Article VI Section 3 of the US Constitution states, “No religious Test shall ever be required as a Qualification to any Office or public Trust under the United States.”
During Thursday’s Senate confirmation hearing with Mike Pompeo, former CIA Director and nominee for Secretary of State, New Jersey Senator Cory “Tears of Rage” Booker scorned Pompeo’s religious beliefs, suggesting that they make him unfit for office.
In doing so, however, Senator Booker committed an error highly common among the Left when criticizing traditional religious values, failing to distinguish between morality and legality.
Specifically, Booker cited Pompeo’s statement following the Supreme Court’s Obergefell decision in 2015:
“I am deeply saddened by the Supreme Court’s ruling that imposes legalized gay marriage on the 70 percent of Kansans who voted to honor and protect the traditional definition of marriage as the union between one man and one woman. It is a shocking abuse of power. It is wrong. I will continue to fight to protect our most sacred institutions.”
Notice here that then-Representative Pompeo made no mention of religion in his statement — only the law. The people of Kansas voted and the Supreme Court unlawfully reversed the outcome. This is a violation of the 10th Amendment, an example of judicial tyranny, and, in Pompeo’s words, “a shocking abuse of power.”
But with no distinction, Booker segued from this legal commentary to a moral position, namely Pompeo’s stated belief that homosexuality is a perversion:
Booker: “Is being gay a perversion?”
Pompeo: “Senator, when I was a politician, I had a very clear view on whether it was appropriate for two same-sex persons to marry. I stand by that.”
Booker: “So, you do not believe that it’s appropriate for two gay people to marry?”
Pompeo: “Senator, I continue to hold that view.”
Many news outlets have stopped the conversation here, concluding that Pompeo thus believes that gay marriage should be illegal, which is not even remotely what he said.
His statement was moral, not legal. But watch what Booker did next:
Booker: “So, people in the state department, I met some in Africa, that are married under your leadership, you do not believe that should be allowed?”
That is a legal question. “Appropriate” and “allowed” are two massively differing umbrellas, yet Booker maneuvers between the two as if they were interchangeable.
Pompeo: “We have, I believe it is the case we have married gay couples at the CIA. You should know. I treated them with the exact same set of rights –”
Booker: “Do you believe that gay sex is a perversion, yes or no?”
Booker’s game is either malicious trickery or shameful ignorance. He asked a legal question, Pompeo gave a legal answer, and Booker switched right back to a moral question.
Pompeo: “Senator if I –”
Booker: “Yes or no, sir. Do you believe that gay sex is a perversion? That is what you said here in one of your speeches. Yes or no, do you believe gay sex is a perversion?”
Pompeo: “I’m going to give you the same answer I just gave you previously. My respect for every individual, regardless of their sexual orientation is the same.”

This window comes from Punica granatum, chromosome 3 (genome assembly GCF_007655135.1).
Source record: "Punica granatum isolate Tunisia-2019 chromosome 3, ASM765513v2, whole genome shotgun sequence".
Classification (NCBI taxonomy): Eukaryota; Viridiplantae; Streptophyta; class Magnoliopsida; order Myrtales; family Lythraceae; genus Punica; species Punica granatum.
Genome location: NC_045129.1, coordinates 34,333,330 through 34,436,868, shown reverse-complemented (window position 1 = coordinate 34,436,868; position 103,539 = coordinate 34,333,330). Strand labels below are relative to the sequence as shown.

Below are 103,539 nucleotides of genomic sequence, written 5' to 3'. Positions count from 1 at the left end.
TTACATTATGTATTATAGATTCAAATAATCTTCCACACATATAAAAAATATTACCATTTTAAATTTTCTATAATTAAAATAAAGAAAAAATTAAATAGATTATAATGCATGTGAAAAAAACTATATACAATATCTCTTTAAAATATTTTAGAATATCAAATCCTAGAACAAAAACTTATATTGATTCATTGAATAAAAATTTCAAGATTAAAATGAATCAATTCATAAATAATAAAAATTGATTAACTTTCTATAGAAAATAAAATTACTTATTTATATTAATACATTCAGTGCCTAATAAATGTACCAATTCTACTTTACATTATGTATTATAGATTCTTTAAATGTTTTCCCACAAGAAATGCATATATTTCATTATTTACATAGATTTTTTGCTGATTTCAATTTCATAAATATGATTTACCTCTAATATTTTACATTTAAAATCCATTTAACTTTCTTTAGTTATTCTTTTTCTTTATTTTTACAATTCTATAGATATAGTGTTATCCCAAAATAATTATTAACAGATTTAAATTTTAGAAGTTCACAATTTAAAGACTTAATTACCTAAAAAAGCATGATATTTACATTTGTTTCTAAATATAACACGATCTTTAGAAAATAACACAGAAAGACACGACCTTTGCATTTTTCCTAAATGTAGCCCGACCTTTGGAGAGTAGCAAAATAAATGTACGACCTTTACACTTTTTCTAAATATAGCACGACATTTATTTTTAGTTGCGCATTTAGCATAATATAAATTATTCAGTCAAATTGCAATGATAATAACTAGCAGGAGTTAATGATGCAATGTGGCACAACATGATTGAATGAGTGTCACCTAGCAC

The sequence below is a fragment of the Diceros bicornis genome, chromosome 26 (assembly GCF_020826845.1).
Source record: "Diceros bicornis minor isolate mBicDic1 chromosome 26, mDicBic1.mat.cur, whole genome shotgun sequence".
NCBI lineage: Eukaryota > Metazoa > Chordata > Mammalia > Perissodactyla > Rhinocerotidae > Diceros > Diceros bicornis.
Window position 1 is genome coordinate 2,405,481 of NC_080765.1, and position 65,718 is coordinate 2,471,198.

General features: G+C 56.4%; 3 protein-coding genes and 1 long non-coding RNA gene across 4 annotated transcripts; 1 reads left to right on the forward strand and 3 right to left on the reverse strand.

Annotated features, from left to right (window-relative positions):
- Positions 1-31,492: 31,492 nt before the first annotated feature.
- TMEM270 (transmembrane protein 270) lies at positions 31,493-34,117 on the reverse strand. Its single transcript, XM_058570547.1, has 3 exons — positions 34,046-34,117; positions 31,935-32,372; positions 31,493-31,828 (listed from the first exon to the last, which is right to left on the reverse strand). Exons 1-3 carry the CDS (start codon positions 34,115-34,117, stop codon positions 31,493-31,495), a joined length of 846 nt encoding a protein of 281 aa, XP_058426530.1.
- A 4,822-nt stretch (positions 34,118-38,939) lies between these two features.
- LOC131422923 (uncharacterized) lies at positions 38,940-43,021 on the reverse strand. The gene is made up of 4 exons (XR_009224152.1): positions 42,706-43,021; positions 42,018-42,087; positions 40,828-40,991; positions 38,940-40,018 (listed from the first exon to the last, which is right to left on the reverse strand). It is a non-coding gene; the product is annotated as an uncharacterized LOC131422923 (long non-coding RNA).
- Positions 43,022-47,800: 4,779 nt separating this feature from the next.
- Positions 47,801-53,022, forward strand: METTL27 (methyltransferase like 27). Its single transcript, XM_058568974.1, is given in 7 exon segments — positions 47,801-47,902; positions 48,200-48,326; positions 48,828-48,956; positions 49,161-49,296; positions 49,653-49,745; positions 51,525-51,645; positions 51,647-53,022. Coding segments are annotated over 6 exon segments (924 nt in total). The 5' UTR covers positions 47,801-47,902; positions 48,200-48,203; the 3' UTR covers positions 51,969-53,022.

Pompeo finished this bout by returning to legal territory, where his case is more mainstream and thus tenable in a Senate hearing. Booker, however, chose to emphasize the moral position in his closing thoughts:
“Your views do matter. … I do not necessarily concur that you are putting forward the values of our nation when you believe there are people in our country that are perverse.”
Behold, the religious test of the Left. One cannot hold public office if they hold traditional moral values of heterosexual, monogamous marriage. One cannot hold public office if they are devout in any Judeo-Christian faith. One cannot hold public office if they believe in the irrefutable conception of absolute right, absolute wrong, and, yes, sinful perversion.
This discrimination is purely religious and is not at all steeped in law. By Pompeo’s own testimony, he will uphold the law as it currently stands. But that’s not enough — the Left cannot tolerate deviant thought.
Most religious people do not believe in legislatively outlawing all behaviors they consider sinful. We don’t want to criminalize violations of the Sabbath, adultery, coveting, or polytheism. We don’t seek to ban miniskirts, R-rated movies, or profanity.
Several government officials are Mormon, yet I don’t recall fearmongering that they would seek a national coffee confiscation.
Many religious people are ardently in favor of legalizing recreational marijuana. I happen to not be one of those people, as I’ve previously written, but my reasons are not religious.
And finally, religious people broadly do not support criminalizing homosexual activity generally, and growing numbers no longer oppose the legality of gay marriage specifically. Those who do, moreover, often have non-religious justification for doing so. I personally don’t believe the state should be involved in marriage at all, including heterosexual civil marriages, as I don’t consider the state to have the authority to perform a religious sacrament. It’s as paradoxical to me as a civil baptism, civil communion, or a civil anointing of the sick.
In a sense, separation of church and state applies to individuals as well. There is a gap between what I believe is morally good and that which I believe ought to be legal.
But that’s not good enough for the modern Left, whose church IS the state, and thus any political dissent is heresy.